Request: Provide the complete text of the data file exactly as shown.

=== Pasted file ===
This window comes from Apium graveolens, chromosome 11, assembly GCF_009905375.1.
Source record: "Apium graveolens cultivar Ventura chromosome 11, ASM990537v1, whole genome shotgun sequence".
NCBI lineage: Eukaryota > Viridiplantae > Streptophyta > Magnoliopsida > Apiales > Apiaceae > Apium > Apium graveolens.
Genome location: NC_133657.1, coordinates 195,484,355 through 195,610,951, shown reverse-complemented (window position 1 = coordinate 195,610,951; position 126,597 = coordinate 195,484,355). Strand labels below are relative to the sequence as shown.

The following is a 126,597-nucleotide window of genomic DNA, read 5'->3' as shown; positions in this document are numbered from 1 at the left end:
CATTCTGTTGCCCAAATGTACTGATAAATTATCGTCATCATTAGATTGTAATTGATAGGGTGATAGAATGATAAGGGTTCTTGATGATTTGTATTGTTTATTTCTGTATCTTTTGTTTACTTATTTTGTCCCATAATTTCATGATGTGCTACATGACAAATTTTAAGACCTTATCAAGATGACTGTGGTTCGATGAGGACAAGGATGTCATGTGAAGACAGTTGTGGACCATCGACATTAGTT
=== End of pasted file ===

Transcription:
This window comes from Apium graveolens, chromosome 11, assembly GCF_009905375.1.
Source record: "Apium graveolens cultivar Ventura chromosome 11, ASM990537v1, whole genome shotgun sequence".
NCBI lineage: Eukaryota > Viridiplantae > Streptophyta > Magnoliopsida > Apiales > Apiaceae > Apium > Apium graveolens.
Genome location: NC_133657.1, coordinates 195,484,355 through 195,610,951, shown reverse-complemented (window position 1 = coordinate 195,610,951; position 126,597 = coordinate 195,484,355). Strand labels below are relative to the sequence as shown.

The following is a 126,597-nucleotide window of genomic DNA, read 5'->3' as shown; positions in this document are numbered from 1 at the left end:
CATTCTGTTGCCCAAATGTACTGATAAATTATCGTCATCATTAGATTGTAATTGATAGGGTGATAGAATGATAAGGGTTCTTGATGATTTGTATTGTTTATTTCTGTATCTTTTGTTTACTTATTTTGTCCCATAATTTCATGATGTGCTACATGACAAATTTTAAGACCTTATCAAGATGACTGTGGTTCGATGAGGACAAGGATGTCATGTGAAGACAGTTGTGGACCATCGACATTAGTT